A summary listing of higher-ed-related news from around the nation
Enrollment Climbing at Louisiana College
LAKE CHARLES, La. (AP) — Sowela Technical Community College is boasting its third straight year of enrollment growth.
Chancellor Neil Aspinwall tells the American Press (http://bit.ly/1eOXZNb) fall enrollment stands at 3,700 students. Last year’s fall enrollment was just over 3,500 students.
Aspinwall said he expects enrollment to continue to increase as construction for the $67 billion in industrial expansion in Southwest Louisiana comes to fruition.
“I think our image, the new buildings that we’ve put in place, along with all these billions of dollars of expansion, that is what is drawing our enrollment,” Aspinwall said. “The students know the jobs are there, they’re good jobs and they’re not what we called the vocational school jobs anymore.”
Aspinwall said his son is among the students and is enrolled in the process technology program at the school.
“I think everyone is beginning to realize that community colleges are the answer to improving the economy and putting people back to work,” he said.
Aspinwall said 63 percent of highwage, high-skilled, high-demand jobs require more than a high school diploma, but less than a four-year degree.
“That’s where the jobs are,” he said.
“And that’s what we’re training for; that’s our niche, and they’re beginning to come to us.”
Plus, Sowela’s tuition is cheaper, he said. “Students can attend Sowela for two years and save enough money for that third year when you go off to a four-year school.”
Aspinwall said one of Sowela’s growing population areas is transfer students.
“Students can come here and get an associate of art or associate of science Louisiana transfer and if they complete that degree they are guaranteed junior status at any four-year school or any college or university in the state of Louisiana,” he said. “That’s a pretty good guarantee.”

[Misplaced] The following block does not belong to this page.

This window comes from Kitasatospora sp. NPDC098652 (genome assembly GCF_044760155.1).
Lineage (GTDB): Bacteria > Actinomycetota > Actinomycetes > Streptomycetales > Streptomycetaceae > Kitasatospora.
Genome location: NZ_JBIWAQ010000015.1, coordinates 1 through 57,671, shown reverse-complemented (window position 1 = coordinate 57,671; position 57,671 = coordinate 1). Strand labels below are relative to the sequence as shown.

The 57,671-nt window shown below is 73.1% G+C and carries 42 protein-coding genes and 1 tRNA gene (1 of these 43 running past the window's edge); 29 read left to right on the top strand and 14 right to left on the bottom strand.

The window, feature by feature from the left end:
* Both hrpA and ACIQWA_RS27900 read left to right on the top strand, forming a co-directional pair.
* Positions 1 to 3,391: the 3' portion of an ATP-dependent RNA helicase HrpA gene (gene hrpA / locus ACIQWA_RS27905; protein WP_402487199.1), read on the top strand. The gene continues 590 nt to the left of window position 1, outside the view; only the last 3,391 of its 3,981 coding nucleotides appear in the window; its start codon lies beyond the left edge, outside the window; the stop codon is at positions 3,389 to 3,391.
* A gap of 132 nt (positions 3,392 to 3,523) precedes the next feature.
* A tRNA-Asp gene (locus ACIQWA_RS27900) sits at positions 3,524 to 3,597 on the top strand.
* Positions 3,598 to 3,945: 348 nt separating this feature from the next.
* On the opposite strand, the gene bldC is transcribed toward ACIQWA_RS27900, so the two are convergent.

DuPage Trustees Move To Oust President
GLEN ELLYN, Ill. (AP) — Trustees at the College of DuPage in suburban Chicago have voted to void the contract of the community college’s embattled president about a month after they started the process of firing him.
Trustees voted 4-3 to void Robert Breuder’s contract and declare him an at-will employee, which means he has no contract and can be fired. Breuder is on paid administrative leave and is set to retire in March.
The board contends that it doesn’t have to give Breuder a severance deal worth $763,000, Board of Trustees attorney Timothy Elliott said. The deal, which ends his tenure three years early, is being investigated by law enforcement.
Officials with the school argue that the previous Board of Trustees that hired Breuder didn’t have authority to give him a contract.
“No board may bind future boards by entering into employment agreements with individuals in positions such as Dr. Breuder’s that extend beyond that board’s term,” board Chairwoman Katharine Hamilton said.
However, trustee Dianne McGuire, who voted against the measure, called it “ridiculous” and could cost the college more money than the severance deal should Breuder sue.
“I don’t see this as being responsible custodians of taxpayer dollars,” McGuire said.
Trustees also voted 4-2 to nix plans to name its Homeland Security Education Center after Breuder. Instead, the building will be named after Army Staff Sgt. Robert J. Miller, a Wheaton native who died while serving in Afghanistan in 2008.
Miss. College President Under Fire for Email
ELLISVILLE, Miss. (AP) — A community college president has come under scrutiny for emailing other presidents to encourage them to oppose an education funding amendment and donate to a political committee.
Multiple media outlets report that Jesse Smith, president of Jones County Junior College, decried Ballot Initiative 42 in an email sent to school presidents in the Mississippi Association of Community and Junior Colleges.